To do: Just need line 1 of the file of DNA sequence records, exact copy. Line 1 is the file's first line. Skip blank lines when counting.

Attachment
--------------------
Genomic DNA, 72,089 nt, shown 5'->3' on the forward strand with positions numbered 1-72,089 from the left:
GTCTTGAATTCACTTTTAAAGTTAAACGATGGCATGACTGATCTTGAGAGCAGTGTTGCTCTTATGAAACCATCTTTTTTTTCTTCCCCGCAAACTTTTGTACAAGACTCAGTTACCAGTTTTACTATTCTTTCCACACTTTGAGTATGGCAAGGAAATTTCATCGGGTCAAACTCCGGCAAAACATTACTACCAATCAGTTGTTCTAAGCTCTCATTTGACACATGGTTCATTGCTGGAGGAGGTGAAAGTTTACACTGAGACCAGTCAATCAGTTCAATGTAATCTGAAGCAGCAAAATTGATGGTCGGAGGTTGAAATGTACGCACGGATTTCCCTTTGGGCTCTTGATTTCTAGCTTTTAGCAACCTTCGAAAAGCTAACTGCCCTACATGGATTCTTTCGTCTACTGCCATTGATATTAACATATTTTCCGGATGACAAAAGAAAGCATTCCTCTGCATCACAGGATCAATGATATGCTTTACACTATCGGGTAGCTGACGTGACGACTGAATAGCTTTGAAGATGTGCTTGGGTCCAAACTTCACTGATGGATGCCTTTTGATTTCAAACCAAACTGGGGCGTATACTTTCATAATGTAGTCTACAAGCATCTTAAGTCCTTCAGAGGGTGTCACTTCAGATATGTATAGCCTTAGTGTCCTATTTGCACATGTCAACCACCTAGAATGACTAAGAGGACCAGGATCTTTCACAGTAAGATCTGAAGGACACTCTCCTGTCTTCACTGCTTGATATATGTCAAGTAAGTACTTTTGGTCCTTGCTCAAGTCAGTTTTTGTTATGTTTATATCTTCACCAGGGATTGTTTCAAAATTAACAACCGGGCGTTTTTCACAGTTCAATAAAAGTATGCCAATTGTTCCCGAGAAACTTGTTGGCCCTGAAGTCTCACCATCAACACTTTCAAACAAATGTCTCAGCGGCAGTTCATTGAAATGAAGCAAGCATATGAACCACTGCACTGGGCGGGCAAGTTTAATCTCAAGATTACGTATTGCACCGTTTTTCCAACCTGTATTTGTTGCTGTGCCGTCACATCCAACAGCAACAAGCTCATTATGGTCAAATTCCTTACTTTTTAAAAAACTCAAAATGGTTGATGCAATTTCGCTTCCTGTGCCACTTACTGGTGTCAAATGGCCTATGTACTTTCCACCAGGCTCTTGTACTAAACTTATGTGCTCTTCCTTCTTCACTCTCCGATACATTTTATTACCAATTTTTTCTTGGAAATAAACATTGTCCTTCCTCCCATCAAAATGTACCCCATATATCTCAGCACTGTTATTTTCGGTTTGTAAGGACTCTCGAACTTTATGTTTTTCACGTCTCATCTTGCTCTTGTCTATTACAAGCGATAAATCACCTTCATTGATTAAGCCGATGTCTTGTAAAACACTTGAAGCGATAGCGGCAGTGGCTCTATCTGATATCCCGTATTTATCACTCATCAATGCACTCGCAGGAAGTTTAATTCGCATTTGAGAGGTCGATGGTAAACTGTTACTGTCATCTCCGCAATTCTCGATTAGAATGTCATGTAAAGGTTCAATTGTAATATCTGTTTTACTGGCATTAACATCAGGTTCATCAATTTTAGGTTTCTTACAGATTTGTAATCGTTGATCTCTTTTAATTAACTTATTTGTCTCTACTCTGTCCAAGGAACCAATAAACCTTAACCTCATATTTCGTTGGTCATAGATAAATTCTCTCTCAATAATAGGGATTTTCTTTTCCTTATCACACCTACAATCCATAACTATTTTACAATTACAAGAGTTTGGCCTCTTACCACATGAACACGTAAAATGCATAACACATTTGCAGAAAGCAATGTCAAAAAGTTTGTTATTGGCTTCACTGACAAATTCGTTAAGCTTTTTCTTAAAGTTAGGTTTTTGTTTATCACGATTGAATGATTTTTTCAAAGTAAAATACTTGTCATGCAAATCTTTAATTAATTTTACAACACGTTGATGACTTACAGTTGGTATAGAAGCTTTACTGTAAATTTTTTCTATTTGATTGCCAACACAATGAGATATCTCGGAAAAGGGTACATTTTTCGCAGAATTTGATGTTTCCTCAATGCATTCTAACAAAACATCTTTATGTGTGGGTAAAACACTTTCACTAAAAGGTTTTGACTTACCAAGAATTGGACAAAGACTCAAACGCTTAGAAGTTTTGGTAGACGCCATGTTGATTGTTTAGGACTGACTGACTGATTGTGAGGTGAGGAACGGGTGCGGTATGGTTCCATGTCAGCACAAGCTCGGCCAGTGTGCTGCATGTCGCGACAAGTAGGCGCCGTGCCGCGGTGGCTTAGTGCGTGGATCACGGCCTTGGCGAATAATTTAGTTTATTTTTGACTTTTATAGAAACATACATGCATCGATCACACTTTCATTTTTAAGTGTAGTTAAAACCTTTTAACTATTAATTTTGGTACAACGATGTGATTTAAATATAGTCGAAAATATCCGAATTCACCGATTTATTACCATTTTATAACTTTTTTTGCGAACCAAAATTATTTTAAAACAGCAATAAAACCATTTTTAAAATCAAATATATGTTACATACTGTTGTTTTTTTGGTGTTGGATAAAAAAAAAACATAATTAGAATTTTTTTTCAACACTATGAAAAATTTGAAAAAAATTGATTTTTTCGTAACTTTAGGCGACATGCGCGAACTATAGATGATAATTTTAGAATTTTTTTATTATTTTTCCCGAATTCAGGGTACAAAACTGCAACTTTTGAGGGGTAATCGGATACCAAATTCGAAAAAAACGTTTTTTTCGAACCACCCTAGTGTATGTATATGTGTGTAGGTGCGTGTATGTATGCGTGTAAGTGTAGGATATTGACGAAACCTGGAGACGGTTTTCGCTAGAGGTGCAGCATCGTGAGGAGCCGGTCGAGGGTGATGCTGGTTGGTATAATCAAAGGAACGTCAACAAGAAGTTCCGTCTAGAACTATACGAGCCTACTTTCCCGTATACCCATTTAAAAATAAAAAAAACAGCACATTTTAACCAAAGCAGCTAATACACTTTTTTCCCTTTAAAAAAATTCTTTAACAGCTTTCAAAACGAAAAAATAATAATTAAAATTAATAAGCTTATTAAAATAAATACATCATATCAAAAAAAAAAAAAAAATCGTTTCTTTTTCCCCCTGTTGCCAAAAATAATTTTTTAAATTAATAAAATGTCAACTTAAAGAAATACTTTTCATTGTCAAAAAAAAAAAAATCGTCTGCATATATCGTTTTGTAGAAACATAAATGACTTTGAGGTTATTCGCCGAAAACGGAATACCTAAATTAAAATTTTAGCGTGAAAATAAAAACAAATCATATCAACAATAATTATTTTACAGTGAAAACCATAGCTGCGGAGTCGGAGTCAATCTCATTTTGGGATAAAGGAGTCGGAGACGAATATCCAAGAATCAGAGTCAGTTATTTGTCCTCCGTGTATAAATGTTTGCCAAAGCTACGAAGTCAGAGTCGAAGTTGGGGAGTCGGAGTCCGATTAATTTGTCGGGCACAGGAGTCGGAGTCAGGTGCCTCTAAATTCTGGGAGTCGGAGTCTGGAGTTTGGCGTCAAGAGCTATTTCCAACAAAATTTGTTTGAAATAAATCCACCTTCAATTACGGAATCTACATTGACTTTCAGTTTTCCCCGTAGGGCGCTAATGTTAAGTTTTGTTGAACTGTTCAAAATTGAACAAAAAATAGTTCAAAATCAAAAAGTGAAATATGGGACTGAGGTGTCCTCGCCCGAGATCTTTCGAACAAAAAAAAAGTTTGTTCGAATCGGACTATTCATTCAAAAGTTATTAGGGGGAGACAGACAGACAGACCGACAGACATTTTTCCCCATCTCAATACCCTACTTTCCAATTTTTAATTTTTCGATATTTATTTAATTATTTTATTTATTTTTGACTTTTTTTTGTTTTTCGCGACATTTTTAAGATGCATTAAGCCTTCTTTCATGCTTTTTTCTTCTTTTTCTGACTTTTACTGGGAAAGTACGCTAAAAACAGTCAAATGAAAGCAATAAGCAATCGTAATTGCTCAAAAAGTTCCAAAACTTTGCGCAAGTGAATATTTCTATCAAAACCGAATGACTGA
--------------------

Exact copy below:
Genomic DNA, 72,089 nt, shown 5'->3' on the forward strand with positions numbered 1-72,089 from the left: